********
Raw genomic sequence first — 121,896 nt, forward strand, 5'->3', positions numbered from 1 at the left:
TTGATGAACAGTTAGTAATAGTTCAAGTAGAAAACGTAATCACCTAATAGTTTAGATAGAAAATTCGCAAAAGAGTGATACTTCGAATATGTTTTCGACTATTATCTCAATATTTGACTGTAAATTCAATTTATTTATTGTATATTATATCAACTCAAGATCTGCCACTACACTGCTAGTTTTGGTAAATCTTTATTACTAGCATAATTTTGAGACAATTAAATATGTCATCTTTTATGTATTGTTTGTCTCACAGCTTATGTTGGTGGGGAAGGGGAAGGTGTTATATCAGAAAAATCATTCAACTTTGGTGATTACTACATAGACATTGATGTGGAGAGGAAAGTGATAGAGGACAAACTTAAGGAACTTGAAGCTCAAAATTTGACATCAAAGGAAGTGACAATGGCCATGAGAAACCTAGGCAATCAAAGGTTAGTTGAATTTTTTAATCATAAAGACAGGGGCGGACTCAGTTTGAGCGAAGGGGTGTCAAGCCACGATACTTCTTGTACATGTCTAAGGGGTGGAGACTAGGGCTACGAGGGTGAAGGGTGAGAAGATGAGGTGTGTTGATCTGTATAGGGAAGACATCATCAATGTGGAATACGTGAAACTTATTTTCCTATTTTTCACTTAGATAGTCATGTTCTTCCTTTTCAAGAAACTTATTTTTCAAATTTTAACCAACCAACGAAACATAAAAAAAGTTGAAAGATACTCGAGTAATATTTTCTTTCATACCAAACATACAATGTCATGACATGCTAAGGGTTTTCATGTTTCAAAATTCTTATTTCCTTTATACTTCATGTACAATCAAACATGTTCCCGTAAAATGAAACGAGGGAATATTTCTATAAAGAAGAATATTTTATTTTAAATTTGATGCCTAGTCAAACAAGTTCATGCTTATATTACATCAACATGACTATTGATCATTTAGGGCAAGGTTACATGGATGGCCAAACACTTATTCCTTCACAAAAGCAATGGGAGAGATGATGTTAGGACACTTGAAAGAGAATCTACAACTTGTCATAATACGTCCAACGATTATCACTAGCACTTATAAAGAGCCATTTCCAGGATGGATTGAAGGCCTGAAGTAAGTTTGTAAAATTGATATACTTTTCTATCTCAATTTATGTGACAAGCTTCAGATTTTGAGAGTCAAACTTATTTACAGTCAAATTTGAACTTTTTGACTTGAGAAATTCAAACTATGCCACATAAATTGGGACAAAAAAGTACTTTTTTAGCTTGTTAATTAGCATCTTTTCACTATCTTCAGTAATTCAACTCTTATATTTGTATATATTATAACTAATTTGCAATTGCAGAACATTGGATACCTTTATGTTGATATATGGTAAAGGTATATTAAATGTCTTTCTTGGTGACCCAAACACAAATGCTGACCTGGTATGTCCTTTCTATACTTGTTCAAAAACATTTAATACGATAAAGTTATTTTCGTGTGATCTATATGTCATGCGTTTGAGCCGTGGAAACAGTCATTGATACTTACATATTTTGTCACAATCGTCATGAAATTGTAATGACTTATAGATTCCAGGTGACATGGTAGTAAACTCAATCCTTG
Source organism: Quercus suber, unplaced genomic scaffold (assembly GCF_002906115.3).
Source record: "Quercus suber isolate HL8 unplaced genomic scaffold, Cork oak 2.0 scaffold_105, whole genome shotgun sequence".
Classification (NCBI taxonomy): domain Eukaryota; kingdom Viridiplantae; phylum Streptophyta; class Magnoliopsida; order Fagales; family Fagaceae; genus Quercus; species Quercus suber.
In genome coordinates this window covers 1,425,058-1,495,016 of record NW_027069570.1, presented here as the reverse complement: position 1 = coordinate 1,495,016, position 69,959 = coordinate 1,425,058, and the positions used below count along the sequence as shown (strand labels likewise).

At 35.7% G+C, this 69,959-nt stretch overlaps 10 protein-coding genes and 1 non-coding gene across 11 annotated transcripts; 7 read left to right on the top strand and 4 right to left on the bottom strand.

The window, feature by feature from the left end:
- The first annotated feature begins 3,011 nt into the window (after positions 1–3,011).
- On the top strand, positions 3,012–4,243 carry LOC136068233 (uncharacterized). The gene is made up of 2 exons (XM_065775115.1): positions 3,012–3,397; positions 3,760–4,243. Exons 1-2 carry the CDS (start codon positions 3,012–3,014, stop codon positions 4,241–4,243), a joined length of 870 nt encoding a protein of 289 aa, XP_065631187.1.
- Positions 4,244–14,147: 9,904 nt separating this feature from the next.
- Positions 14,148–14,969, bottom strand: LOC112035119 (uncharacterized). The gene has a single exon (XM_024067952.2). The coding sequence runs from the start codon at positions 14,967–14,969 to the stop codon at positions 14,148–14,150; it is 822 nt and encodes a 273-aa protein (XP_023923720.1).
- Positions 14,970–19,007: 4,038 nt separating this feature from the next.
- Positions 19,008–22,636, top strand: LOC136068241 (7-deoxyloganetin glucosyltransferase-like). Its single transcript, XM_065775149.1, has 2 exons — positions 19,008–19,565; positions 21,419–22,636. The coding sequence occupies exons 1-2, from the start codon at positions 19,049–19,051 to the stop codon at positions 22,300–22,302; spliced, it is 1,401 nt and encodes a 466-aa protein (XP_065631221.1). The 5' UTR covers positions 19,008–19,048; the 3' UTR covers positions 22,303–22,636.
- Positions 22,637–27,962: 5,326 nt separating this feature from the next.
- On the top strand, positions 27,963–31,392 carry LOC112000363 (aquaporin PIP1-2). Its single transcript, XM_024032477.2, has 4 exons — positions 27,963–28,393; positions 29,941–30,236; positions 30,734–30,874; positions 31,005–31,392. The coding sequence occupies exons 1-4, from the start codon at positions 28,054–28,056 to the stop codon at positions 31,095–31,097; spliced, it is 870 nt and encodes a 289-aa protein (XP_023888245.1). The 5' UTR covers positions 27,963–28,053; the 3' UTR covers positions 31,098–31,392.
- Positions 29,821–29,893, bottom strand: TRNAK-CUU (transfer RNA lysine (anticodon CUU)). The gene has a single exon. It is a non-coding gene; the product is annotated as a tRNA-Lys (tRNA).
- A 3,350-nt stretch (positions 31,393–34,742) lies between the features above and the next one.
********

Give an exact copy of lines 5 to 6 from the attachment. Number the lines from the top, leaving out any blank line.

Classification (NCBI taxonomy): domain Eukaryota; kingdom Viridiplantae; phylum Streptophyta; class Magnoliopsida; order Fagales; family Fagaceae; genus Quercus; species Quercus suber.
In genome coordinates this window covers 1,425,058-1,495,016 of record NW_027069570.1, presented here as the reverse complement: position 1 = coordinate 1,495,016, position 69,959 = coordinate 1,425,058, and the positions used below count along the sequence as shown (strand labels likewise).